Tariffs batter sales of US recreational vehicles

2019-07-31 09:34:14China Daily Editor : Sun Tian ECNS App Download

The truce between the US and China in imposing new tariffs hasn't reversed the recreational vehicle industry's declining sales, and the slide is likely to continue, analysts said.

Falling RV sales are a proxy for the health of the US economy and underscore the need for the Federal Reserve to cut interest rates to keep the expansion alive, a professor of economics believes.

"Right now, we're halfway through the second year of declining RV sales," Michael Hicks professor of economics at Ball State University in Muncie, Indiana, told China Daily. "There's no realistic chance of things turning around in the second half of 2019. The RV industry can be a bellwether of recession."

RV purchases are discretionary and provide a rough gauge of consumer sentiment. Consumer spending represents about 68 percent of the US economy, including housing, healthcare and food.

Economic growth dipped to 2.1 percent in the second quarter after growing at a 3.1 percent annual rate in the first — a decline of 32.26 percent, the US Bureau of Economic Analysis reported. In part, many blame the slowdown on the ongoing US-China trade imbroglio.

In its fiscal third quarter, Winnebago's revenue declined to $528.9 million, a decrease of 5.9 percent from the same period a year ago. But profit grew 1.3 percent to $85.5 million. That represents cost-containment practices and selling a greater number of towed trailers. Trailers typically sell for $7,500 to $20,000 each, while top-of-the line motor homes with kitchens, baths and sleeping space for as many as 12, exceed $200,000.

Hicks said many RV builders in Indiana, where about 85 percent of motor homes and trailers are assembled, have cut production as sales slow. That jolts the local economy because until recently employees have been able to work as many hours as they choose.

The industry also is roiled by world events as builders scramble to find suppliers in Vietnam, Japan and South Korea, which can deliver parts not affected by tariffs.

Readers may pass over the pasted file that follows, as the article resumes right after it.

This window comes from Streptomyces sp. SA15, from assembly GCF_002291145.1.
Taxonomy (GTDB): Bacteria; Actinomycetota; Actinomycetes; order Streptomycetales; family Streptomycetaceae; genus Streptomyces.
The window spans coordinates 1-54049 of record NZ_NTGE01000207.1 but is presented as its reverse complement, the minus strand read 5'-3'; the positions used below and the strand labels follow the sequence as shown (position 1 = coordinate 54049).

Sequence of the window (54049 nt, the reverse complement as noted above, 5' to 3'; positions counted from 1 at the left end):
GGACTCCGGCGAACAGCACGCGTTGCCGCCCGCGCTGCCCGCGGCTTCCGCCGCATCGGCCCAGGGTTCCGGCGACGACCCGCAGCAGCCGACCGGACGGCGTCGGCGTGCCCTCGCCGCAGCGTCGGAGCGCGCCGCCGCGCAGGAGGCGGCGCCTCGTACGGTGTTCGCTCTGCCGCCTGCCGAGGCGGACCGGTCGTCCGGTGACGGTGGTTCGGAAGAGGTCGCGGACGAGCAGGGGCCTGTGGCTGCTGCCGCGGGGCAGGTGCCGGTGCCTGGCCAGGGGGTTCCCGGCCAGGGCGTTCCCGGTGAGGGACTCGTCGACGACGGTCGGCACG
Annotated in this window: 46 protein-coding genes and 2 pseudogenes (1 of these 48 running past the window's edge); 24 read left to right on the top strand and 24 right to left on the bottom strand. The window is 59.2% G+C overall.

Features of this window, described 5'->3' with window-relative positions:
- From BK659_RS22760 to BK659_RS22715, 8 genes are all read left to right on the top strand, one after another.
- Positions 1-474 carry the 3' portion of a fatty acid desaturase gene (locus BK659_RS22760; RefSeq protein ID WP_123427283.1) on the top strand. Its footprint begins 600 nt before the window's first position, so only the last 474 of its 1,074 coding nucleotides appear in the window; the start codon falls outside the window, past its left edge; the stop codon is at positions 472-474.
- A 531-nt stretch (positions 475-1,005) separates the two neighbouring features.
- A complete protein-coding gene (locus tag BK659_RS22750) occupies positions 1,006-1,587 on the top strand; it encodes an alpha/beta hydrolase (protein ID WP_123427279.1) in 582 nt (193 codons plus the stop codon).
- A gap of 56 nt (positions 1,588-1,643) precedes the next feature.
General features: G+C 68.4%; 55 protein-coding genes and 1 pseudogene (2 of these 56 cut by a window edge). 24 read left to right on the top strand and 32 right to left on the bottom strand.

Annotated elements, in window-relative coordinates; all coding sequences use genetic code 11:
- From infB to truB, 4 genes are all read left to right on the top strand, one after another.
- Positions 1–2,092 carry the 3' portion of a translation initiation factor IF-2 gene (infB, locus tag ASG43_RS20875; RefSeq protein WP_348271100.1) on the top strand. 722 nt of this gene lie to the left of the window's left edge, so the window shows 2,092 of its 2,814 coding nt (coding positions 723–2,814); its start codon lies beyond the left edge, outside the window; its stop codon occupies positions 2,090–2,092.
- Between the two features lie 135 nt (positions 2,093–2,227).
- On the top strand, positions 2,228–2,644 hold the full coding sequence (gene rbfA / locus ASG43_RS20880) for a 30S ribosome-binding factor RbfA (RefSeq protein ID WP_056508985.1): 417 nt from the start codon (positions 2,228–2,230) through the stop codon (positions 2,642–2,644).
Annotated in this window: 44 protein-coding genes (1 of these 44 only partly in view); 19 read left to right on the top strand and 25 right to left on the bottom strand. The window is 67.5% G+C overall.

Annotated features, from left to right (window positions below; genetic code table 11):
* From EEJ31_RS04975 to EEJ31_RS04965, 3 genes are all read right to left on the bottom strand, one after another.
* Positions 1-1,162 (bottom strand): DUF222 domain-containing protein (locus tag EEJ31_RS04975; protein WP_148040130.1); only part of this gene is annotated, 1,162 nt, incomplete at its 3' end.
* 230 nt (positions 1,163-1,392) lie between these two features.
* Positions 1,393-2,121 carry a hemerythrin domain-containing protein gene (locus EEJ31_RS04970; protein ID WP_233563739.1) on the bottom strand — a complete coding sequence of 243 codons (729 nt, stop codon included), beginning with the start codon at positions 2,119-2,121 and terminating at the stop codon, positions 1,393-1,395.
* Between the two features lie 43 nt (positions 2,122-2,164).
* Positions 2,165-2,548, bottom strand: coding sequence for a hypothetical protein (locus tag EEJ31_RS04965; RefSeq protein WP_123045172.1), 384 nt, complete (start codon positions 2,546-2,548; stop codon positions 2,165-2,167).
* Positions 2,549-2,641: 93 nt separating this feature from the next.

"I think the Fed will cut rates as an inoculation against future problems," Hicks said. "Inflation is low, and the labor market is strong. By not reducing rates, the US will be an outlier, and that will make exports more expensive."

With the exception of the bursting of the housing bubble in 2005, and the collapse of some financial institutions such as Lehman Brothers in 2008, recessions have been moderating for the last 40 years. If a recession hits, it's likely to be moderate and short, Hicks said.

The US economy totaled about $20.41 trillion in 2018. That means a decline in consumer spending won't be an apocalyptic event — except to those who personally experience cutbacks.

Slowing consumer sales aren't the only warning sign of possible economic trouble ahead in the US.

In 2015 and 2016, foreign direct investment in the US totaled $482 billion and $486 billion, respectively, the US Commerce Department reported. But trade disputes in 2017 cut FDI by about 40 percent to $292 billion and another 8.2 percent to $268 billion in 2018.

First-quarter 2019 FDI dropped another 5 percent from the previous quarter. The United Nations Conference on Trade and Development said the US share of global FDI declined for the first time since 2008, to 23 percent from 25 percent. The decline in foreign investment means the US is exporting jobs, analysts said.

The US automotive, technology and agricultural sectors are perhaps the hardest hit by the US-China trade dispute.

Last year, China raised tariffs on US-built cars entering the country to 40 percent from 15 percent. Higher costs due to tariffs quickly mean fewer sales and lower profits. Many parts used in US-assembled cars for the mass market are imported from China.

Semiconductor makers such as Nvidia, Micron Technology and Intel have been pounded. Tech companies earning significant income from China include Skyworks Solutions, Qualcomm, Broadcom, Texas Instruments and Marvell Technology.

"Semiconductor suppliers have relatively high 'ship-to' revenue exposure to China," Needham semiconductor analyst Quinn Bolton said in a research note.

"The high exposure to China puts the semiconductor sector at greater risk to the escalation in the US-China trade war than many other segments of technology."


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